How to Describe Yourself on a Resume

Your description on paper should help to get you an interview.

Your description on paper should help to get you an interview.

Your resume should not include intimate descriptions of yourself, such as your age, gender or marital status. You are answering a job advertisement, not a personal classified ad. Companies use resumes to assess which applicants are qualified to potentially fill job openings. Hiring managers often look for specific talents and skills on the document, but this information may not be a complete description of who you are. Some of your skills develop from your personal life experiences, such as being a parent or participating in church, versus the skills gained as an employee in your career field. Think about your traits and skills, on and off the job, describing yourself in a professional and valuable way to the employer.

Refer to the company's original job advertisement. Pick out character traits in the job description that the hiring manager may look for in applicants, such as "Understanding," "Compassionate" and "Intelligent." In addition, occupational and employment-related publications commonly list general profiles of workers in a field, and you can find a few character traits in the overview of the profession.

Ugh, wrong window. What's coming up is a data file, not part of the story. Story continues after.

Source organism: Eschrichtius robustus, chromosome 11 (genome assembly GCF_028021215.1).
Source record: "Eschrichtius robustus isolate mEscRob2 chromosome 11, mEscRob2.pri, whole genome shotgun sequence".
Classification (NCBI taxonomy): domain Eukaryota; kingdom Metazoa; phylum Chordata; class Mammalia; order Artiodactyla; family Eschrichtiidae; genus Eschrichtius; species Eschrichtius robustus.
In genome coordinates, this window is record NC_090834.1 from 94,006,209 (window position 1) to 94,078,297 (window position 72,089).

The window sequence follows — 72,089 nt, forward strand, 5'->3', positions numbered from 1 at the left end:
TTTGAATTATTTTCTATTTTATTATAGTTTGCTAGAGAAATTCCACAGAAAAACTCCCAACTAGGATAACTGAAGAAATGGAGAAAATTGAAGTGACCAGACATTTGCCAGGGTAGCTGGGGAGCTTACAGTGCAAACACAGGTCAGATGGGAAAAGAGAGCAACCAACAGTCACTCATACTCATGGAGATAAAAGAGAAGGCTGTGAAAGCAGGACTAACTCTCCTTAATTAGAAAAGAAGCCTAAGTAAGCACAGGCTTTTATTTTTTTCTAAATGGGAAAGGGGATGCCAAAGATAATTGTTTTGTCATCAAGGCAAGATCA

Make a list of traits and characteristics that you feel best describe who you are. General traits that describe you as a human being include the following words: "Accepting," "Bold," "Cheerful," "Helpful," "Independent," "Kind," "Rational," "Self-Assertive" and "Wise." Put yourself in the shoes of department managers -- your future bosses -- and think about traits that will be useful to customers, employees and the company.

Create a summary paragraph under your resume's header. Combine the employer's desired traits as well as the traits you feel you possess. Use short phrases and incomplete sentences. Include descriptive words, similar to the following example of a registered nurse's resume: "Caring Registered Nurse, with excellent bedside manner. Adaptable to scheduling in a busy emergency room environment. Dutifully assists doctors with patient care."

Add a more detailed section after the summary that lists detailed qualifications as bullet points. Use descriptive words to complement these qualifications, as in this example for a nurse's resume: "Respectful of the Health Insurance Portability and Accountability Act"; "Confident in assessing patients' conditions"; "Ethical patient advocate."

Tip

  • Ask family, friends and professional colleagues to help you to identify descriptive words about yourself.
 

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